27 Apr 2017

Bipolar disorder


By guest blogger Dr Chi-Chi Obuaya Consultant Psychiatrist...

Dr Chi-Chi Obuaya is recommended by our partners

What is bipolar disorder?

Bipolar disorder (previously referred to as manic depression) is a mood disorder that is characterised by prolonged periods of mania and depression.  Many patients worry about whether their ‘mood swings’ constitute bipolar disorder, but there are a number of core symptoms that help us to differentiate between bipolar disorder and normal variations in mood.

What are the symptoms?

Typical symptoms of mania or hypomania (less pronounced but clinically significant mood elevations) include:

  • Mood elevation lasting for ≥4 consecutive days
  • Irritability
  • Decreased need for sleep
  • Increased risk-taking and recklessness
  • Grandiose thoughts
  • Changes in speech (usually fast and difficult to interrupt)

The depressive symptoms are the same as those seen in unipolar depression - e.g. decreased mood, an inability to enjoy previously pleasurable activities, fatigue, reduced appetite and lack of concentration.

In severe cases, psychotic symptoms can emerge, such as auditory hallucinations (hearing voices) and delusional beliefs.

What are the causes?

The development of bipolar disorder has a strong genetic predisposition; it occurs more commonly when a first-degree relative has the diagnosis.  The onset is usually in the 20s of the affected individual. Further episodes can be triggered by a lack of sleep, long-distance travel, stopping medication and other causes of significant stress.  Antidepressants can unwittingly cause manic or hypomanic episodes.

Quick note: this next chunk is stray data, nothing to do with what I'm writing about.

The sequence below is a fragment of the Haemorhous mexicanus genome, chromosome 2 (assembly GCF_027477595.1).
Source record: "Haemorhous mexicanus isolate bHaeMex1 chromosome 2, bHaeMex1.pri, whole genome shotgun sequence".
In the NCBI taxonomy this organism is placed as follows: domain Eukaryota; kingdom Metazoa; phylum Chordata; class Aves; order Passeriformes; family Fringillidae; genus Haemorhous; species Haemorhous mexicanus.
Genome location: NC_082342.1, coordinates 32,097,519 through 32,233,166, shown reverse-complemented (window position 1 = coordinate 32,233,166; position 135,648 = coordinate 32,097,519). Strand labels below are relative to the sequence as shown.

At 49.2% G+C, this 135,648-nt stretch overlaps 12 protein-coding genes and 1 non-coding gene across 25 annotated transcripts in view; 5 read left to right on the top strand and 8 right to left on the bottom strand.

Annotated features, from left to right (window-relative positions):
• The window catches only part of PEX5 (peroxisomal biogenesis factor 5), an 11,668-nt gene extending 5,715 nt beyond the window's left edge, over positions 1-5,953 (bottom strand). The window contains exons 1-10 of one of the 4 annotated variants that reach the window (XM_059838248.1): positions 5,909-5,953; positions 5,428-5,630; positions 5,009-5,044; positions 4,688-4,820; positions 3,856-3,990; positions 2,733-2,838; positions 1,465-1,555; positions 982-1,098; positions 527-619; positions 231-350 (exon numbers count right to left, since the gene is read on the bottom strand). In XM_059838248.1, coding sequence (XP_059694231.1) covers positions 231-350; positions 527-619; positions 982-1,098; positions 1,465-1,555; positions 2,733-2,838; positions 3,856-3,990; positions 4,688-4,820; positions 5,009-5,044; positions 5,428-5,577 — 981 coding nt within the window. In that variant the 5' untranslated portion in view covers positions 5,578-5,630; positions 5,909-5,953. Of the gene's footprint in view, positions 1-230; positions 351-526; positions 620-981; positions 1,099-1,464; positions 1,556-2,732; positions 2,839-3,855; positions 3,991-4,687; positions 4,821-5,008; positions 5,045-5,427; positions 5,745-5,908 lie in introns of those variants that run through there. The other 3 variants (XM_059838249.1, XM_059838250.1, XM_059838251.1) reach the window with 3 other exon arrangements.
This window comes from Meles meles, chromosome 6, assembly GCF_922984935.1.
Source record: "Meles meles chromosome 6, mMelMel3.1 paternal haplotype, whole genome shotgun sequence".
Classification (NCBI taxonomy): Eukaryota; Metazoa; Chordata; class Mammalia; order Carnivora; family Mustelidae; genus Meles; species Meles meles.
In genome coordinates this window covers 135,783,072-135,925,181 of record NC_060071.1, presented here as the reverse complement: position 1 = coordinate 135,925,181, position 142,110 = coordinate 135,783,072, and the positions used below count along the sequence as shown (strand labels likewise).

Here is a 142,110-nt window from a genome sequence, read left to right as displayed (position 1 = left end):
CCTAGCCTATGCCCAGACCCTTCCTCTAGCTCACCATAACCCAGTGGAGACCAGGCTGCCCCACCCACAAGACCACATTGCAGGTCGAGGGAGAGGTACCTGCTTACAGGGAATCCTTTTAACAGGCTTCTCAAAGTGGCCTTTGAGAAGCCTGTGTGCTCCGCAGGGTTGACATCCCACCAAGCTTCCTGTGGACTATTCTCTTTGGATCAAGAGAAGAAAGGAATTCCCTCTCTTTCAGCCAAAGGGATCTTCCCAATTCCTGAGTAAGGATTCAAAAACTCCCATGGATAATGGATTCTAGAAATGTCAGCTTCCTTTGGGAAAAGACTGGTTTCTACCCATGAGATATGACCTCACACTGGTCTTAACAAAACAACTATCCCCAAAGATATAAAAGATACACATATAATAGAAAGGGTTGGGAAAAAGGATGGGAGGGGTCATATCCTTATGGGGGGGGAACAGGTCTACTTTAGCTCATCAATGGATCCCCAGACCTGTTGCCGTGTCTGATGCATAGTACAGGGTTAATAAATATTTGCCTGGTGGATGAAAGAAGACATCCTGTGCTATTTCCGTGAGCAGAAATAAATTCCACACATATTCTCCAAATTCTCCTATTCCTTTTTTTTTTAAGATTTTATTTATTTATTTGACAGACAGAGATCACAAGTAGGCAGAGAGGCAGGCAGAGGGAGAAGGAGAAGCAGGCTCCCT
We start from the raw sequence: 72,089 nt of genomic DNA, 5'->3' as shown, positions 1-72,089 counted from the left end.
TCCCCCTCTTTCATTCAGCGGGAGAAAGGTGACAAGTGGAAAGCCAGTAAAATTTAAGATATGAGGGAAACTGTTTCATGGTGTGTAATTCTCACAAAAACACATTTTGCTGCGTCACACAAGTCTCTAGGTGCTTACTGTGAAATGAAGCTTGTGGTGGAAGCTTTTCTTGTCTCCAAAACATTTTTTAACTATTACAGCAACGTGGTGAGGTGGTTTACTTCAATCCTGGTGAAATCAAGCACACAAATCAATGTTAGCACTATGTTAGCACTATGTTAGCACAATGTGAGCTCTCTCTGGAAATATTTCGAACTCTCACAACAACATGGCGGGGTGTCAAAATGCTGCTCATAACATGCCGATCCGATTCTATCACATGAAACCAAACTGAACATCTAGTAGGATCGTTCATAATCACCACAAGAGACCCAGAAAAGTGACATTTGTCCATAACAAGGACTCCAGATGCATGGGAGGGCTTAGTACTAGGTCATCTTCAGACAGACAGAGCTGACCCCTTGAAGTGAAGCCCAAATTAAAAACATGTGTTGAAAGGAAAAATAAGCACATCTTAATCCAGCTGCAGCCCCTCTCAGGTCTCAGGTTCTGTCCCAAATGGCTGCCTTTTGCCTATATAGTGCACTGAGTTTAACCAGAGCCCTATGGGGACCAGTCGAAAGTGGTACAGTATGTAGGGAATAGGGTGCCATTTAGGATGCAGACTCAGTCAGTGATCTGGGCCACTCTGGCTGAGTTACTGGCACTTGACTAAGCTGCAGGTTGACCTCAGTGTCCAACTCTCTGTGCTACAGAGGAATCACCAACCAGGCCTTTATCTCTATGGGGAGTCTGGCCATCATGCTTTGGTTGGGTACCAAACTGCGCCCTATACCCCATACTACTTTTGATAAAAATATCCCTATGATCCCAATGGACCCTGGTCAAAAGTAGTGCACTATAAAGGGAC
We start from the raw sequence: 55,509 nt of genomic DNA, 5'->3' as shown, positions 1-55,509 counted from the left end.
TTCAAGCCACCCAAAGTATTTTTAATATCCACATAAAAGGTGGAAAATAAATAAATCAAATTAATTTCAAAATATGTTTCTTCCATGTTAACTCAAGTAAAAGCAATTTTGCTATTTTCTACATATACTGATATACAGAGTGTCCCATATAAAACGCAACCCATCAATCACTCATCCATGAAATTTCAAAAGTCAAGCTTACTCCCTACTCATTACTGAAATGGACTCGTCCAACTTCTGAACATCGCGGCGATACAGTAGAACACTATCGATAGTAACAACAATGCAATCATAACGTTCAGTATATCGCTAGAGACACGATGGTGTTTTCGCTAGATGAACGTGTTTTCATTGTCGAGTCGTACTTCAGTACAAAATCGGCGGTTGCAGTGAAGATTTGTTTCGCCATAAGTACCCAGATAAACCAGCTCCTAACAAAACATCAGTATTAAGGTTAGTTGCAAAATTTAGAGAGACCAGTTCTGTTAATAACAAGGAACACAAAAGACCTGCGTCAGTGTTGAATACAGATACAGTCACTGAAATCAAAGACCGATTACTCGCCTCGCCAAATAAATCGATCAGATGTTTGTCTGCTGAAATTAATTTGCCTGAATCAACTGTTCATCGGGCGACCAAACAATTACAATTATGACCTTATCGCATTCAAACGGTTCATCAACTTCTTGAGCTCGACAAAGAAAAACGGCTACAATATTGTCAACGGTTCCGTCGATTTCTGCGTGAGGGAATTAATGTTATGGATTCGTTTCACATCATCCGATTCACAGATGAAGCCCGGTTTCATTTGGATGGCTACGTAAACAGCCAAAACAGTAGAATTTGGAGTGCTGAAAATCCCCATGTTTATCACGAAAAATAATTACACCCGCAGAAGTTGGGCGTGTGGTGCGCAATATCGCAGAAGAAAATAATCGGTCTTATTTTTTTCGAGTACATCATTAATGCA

How is it treated?

The evidence base strongly supports the use of medication as the mainstay of treatment.  Some of the terminology in drug treatment is confusing as drugs used to treat a range of other conditions, including anti-epileptic drugs and antipsychotic drugs, are effective in the treatment of bipolar disorder.

Drug treatment in the acute phase can include use of antipsychotics, sedative and other hypnotic agents to treat insomnia and “take the edge off” manic symptoms.  It is perhaps more useful to think about drugs used in the longer-term maintenance phases. Here the treatment usually involves the prescription of drugs with mood-stabilising properties such as lithium, quetiapine, carbamazepine, lamotrigine or sodium valproate.

There are numerous factors that determine which drug is used - this is best discussed with the treating specialist.  Some drugs are avoided in women of child-bearing age. Psychological treatments can be effective, although usually only when manic or hypomanic symptoms have been stabilised.

Dr Chi-Chi Obuaya is recommended by our partners

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